Reviewed by Mark Grotelueschen (Department of History, U.S. Air Force Academy)
Published on H-War (February, 2008)
Blundering to Victory
In the past decade or so the distinguished American historian Robert H. Ferrell has turned his attention to World War I, writing at least three monographs on the U.S. war effort and editing at least that many volumes of recently discovered soldiers' memoirs. America's Deadliest Battle is the latest product of this prolificacy, and this volume may be the capstone to this impressive contribution to the scholarly investigation of one of America's less studied wars. As Ferrell points out, although the Meuse-Argonne was the scene of one of the longest (47 days) and bloodiest (26, 277 killed) of all American battles, few scholars have taken the time to research and tell the story of this enormous, horrific, and ultimately victorious campaign. Beyond Frederick Palmer's early but substantial Our Greatest Battle (1919), we have thus far only had Paul Braim's thin The Test of Battle: The American Expeditionary Forces in the Meuse-Argonne Campaign (1987), which was a less detailed examination of the campaign than the title suggested. All this goes to show that if there is something to be gained from thorough histories of campaigns and battles (and I suspect most readers of H-War agree that there is), the Meuse-Argonne was long overdue for a good scholarly examination.
Ferrell attempts to accomplish two important tasks in this work. First, well aware of the apparent lack of interest in and knowledge of this tremendous battle, Ferrell has organized and written this book in a way that seems geared toward the general reader rather than the World War I scholar. In less than 160 pages, Ferrell tells the story of this massive campaign. He includes two brief introductory chapters--one on the inefficient U.S. mobilization effort and another on American Expeditionary Forces' (AEF) operations prior to the Meuse-Argonne--but carefully connects those discussions to the great battle that helped end the war. The remaining seven chapters move through the battle more or less chronologically and geographically, and are filled with personal sketches of important people and vignettes of individual soldiers and units, some of which will be familiar to many (the Lost Battalion, Alvin York) while others will be almost certainly new to all. He touches on the logistical effort, medical operations, air support, unit training, communications capabilities, weapons usage, command styles, controversies between commanders, and the common soldier's experience. Whether or not they agree that the five-day ordeal of the 35th Division at the start of the offensive warrants an entire chapter, most readers unfamiliar with the battle and the AEF will find the story interesting and well told.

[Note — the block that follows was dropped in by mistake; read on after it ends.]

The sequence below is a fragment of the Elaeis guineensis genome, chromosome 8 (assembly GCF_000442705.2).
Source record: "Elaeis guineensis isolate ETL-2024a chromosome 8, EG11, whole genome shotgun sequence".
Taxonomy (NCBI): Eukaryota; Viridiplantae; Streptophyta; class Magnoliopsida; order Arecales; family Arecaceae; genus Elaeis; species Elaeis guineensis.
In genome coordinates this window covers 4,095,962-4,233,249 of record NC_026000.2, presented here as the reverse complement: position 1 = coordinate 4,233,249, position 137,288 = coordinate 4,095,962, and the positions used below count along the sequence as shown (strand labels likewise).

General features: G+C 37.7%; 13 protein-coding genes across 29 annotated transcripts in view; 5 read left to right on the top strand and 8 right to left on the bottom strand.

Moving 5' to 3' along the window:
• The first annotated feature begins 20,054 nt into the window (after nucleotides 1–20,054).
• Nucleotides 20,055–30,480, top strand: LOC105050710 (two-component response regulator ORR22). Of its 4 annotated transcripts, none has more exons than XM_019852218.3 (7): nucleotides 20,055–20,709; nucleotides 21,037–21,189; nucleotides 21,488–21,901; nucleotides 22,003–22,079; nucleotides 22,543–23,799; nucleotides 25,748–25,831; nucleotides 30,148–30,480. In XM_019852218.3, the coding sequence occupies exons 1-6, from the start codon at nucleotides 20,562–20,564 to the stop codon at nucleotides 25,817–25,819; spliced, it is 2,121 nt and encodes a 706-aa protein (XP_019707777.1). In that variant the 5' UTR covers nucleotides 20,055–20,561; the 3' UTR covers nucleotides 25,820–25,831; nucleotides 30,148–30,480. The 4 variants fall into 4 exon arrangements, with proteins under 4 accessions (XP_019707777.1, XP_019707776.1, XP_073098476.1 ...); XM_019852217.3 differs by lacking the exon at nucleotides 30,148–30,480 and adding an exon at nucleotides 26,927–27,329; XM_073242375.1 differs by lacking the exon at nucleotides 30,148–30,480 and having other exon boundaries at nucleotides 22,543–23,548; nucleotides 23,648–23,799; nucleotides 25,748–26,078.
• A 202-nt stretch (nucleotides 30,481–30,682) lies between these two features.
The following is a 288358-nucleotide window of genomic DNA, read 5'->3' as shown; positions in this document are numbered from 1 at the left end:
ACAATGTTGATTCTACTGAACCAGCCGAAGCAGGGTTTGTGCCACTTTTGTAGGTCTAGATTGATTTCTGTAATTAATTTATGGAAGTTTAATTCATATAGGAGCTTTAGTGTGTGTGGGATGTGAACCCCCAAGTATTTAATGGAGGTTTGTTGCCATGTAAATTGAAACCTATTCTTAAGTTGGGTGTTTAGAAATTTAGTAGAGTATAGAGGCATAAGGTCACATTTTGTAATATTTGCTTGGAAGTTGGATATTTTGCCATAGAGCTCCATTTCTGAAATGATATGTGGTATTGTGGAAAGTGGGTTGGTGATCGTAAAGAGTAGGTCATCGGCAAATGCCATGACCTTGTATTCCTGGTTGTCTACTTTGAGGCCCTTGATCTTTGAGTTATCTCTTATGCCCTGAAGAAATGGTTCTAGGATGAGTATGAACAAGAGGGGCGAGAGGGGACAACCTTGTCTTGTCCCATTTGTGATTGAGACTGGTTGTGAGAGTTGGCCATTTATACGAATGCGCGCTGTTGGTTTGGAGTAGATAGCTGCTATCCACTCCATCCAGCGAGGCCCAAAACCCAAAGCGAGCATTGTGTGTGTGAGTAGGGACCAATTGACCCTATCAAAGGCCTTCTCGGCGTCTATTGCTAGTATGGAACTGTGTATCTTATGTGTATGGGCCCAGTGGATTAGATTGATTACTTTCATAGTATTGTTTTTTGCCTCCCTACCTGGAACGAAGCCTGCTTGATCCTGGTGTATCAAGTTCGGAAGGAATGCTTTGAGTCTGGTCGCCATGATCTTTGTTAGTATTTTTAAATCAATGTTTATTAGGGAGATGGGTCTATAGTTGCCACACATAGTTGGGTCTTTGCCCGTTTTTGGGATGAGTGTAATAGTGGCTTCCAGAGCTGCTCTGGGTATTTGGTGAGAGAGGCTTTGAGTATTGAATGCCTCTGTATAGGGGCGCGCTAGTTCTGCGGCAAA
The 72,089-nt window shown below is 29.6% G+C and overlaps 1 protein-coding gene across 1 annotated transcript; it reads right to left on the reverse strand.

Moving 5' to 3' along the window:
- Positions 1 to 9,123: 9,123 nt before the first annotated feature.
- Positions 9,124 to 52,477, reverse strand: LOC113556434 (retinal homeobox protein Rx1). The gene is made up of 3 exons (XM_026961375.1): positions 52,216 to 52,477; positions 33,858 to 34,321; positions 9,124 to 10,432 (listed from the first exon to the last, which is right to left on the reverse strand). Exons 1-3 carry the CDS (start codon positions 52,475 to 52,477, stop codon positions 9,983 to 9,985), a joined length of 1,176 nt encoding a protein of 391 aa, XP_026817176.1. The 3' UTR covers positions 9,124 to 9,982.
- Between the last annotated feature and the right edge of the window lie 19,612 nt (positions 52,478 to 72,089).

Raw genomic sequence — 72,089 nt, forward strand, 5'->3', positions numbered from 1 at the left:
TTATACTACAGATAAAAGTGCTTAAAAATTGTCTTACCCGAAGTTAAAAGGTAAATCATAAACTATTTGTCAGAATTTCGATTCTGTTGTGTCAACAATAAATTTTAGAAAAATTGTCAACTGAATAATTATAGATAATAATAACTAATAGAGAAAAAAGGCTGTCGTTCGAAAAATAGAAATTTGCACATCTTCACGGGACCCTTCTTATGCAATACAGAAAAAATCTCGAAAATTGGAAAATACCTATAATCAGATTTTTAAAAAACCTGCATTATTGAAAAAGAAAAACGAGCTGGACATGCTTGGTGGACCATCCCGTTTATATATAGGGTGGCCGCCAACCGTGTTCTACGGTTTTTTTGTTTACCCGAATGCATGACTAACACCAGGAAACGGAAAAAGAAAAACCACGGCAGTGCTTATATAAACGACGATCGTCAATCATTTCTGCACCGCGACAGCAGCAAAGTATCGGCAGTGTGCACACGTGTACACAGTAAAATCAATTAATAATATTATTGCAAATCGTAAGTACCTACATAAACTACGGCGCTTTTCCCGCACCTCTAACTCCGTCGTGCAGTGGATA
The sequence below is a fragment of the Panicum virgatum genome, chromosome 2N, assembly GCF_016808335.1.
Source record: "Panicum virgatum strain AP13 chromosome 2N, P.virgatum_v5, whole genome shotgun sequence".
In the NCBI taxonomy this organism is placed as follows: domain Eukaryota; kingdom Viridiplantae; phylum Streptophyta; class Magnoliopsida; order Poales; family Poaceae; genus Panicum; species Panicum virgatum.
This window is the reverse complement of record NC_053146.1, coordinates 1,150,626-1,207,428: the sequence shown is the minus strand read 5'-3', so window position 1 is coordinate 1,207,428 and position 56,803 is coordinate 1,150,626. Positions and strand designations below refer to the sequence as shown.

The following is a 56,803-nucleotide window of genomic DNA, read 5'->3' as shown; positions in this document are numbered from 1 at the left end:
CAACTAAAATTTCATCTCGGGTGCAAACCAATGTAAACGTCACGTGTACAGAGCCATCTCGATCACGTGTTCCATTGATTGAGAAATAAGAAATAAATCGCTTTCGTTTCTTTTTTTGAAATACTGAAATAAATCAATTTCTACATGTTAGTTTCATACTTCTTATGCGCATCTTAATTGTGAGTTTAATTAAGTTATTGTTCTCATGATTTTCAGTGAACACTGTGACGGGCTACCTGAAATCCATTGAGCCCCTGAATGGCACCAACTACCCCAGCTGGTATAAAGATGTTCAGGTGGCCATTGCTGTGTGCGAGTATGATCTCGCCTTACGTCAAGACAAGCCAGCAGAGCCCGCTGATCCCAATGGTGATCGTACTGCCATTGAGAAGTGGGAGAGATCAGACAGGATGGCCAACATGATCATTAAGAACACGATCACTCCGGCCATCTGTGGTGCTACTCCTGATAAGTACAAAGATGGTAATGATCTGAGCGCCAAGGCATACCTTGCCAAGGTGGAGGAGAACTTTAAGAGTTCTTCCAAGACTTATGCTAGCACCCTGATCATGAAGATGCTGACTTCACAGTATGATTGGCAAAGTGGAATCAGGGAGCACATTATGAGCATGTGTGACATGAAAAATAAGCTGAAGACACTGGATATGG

The second task Ferrell sets out to accomplish is to explain why the battle was so deadly for the AEF. His conclusions are generally reasonable and well supported, although perhaps not as thorough or comprehensive as more informed readers would like. Ferrell concludes that among the factors external to the AEF, Woodrow Wilson's poor management of the mobilization effort (especially the ship-building campaign) and the War Department's poor management of the unit mobilization and training effort led to numerous problems in the battle. Within the AEF, Ferrell notes that numerous soldiers suffered due to poor leadership at various levels (from young inexperienced officers, to poor division commanders such as the 79th's Joseph Kuhn and the 35th's Peter Traub, right on up to AEF Commander-in-Chief General John Pershing). Others were the victims of poor tactics, especially regarding artillery employment and the failure to use gas. The battle also turned into a bloodbath at times due to inadequate attention to logistical, transportation, and communication requirements. Although most readers will be convinced that Ferrell's conclusions are correct, those more familiar with the AEF may also suspect there is more to the story.